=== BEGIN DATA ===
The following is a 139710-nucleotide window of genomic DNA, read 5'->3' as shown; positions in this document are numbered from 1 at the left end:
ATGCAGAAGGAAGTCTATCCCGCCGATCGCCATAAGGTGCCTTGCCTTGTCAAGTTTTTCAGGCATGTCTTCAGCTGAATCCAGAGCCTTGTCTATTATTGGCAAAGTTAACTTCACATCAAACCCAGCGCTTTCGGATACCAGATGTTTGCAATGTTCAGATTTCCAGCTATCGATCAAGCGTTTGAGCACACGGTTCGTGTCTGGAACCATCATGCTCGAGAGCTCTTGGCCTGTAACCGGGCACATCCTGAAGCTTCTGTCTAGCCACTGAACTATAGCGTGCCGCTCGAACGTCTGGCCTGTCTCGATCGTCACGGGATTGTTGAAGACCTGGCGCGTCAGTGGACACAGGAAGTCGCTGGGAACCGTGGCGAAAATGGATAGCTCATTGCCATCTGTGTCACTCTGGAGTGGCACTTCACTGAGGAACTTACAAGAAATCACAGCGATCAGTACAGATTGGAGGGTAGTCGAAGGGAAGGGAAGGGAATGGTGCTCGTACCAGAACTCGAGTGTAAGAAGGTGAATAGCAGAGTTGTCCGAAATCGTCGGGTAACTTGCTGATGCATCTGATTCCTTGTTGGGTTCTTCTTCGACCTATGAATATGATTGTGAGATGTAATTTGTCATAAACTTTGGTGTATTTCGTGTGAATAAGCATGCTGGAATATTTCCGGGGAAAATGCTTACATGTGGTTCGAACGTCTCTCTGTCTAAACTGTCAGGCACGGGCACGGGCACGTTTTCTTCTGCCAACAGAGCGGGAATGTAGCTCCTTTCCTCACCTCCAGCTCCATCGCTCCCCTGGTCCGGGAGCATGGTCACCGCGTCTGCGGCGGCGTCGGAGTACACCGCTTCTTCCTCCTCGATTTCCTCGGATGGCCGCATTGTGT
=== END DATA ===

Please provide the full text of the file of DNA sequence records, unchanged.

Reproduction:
The following is a 139710-nucleotide window of genomic DNA, read 5'->3' as shown; positions in this document are numbered from 1 at the left end:
ATGCAGAAGGAAGTCTATCCCGCCGATCGCCATAAGGTGCCTTGCCTTGTCAAGTTTTTCAGGCATGTCTTCAGCTGAATCCAGAGCCTTGTCTATTATTGGCAAAGTTAACTTCACATCAAACCCAGCGCTTTCGGATACCAGATGTTTGCAATGTTCAGATTTCCAGCTATCGATCAAGCGTTTGAGCACACGGTTCGTGTCTGGAACCATCATGCTCGAGAGCTCTTGGCCTGTAACCGGGCACATCCTGAAGCTTCTGTCTAGCCACTGAACTATAGCGTGCCGCTCGAACGTCTGGCCTGTCTCGATCGTCACGGGATTGTTGAAGACCTGGCGCGTCAGTGGACACAGGAAGTCGCTGGGAACCGTGGCGAAAATGGATAGCTCATTGCCATCTGTGTCACTCTGGAGTGGCACTTCACTGAGGAACTTACAAGAAATCACAGCGATCAGTACAGATTGGAGGGTAGTCGAAGGGAAGGGAAGGGAATGGTGCTCGTACCAGAACTCGAGTGTAAGAAGGTGAATAGCAGAGTTGTCCGAAATCGTCGGGTAACTTGCTGATGCATCTGATTCCTTGTTGGGTTCTTCTTCGACCTATGAATATGATTGTGAGATGTAATTTGTCATAAACTTTGGTGTATTTCGTGTGAATAAGCATGCTGGAATATTTCCGGGGAAAATGCTTACATGTGGTTCGAACGTCTCTCTGTCTAAACTGTCAGGCACGGGCACGGGCACGTTTTCTTCTGCCAACAGAGCGGGAATGTAGCTCCTTTCCTCACCTCCAGCTCCATCGCTCCCCTGGTCCGGGAGCATGGTCACCGCGTCTGCGGCGGCGTCGGAGTACACCGCTTCTTCCTCCTCGATTTCCTCGGATGGCCGCATTGTGT